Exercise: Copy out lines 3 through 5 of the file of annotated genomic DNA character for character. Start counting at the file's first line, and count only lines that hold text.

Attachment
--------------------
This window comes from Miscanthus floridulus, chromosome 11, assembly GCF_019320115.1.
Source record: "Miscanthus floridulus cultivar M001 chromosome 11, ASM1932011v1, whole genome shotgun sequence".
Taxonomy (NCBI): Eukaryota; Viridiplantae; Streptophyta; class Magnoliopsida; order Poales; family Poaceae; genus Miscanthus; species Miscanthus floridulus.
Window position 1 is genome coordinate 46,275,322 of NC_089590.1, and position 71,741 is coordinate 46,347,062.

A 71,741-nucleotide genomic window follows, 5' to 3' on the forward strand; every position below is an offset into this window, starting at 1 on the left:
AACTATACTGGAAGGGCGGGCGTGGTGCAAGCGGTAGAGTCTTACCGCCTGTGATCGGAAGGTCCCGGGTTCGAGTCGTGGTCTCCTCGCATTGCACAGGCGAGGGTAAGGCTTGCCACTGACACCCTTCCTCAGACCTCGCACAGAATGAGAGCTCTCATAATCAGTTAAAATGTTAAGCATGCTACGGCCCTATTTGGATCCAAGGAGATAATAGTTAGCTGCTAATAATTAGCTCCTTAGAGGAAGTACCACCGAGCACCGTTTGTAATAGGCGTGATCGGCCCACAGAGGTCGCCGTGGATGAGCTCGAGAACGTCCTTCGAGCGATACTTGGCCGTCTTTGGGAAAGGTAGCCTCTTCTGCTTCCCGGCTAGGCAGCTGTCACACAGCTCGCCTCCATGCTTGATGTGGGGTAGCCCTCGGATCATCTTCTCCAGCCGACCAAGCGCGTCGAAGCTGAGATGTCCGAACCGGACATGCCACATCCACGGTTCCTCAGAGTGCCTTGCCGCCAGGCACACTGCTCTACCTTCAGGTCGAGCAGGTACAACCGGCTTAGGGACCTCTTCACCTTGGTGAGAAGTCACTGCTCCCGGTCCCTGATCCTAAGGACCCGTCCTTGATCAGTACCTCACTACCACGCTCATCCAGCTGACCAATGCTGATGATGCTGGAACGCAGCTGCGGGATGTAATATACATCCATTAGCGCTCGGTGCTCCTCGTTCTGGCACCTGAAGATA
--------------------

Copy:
Taxonomy (NCBI): Eukaryota; Viridiplantae; Streptophyta; class Magnoliopsida; order Poales; family Poaceae; genus Miscanthus; species Miscanthus floridulus.
Window position 1 is genome coordinate 46,275,322 of NC_089590.1, and position 71,741 is coordinate 46,347,062.

A 71,741-nucleotide genomic window follows, 5' to 3' on the forward strand; every position below is an offset into this window, starting at 1 on the left: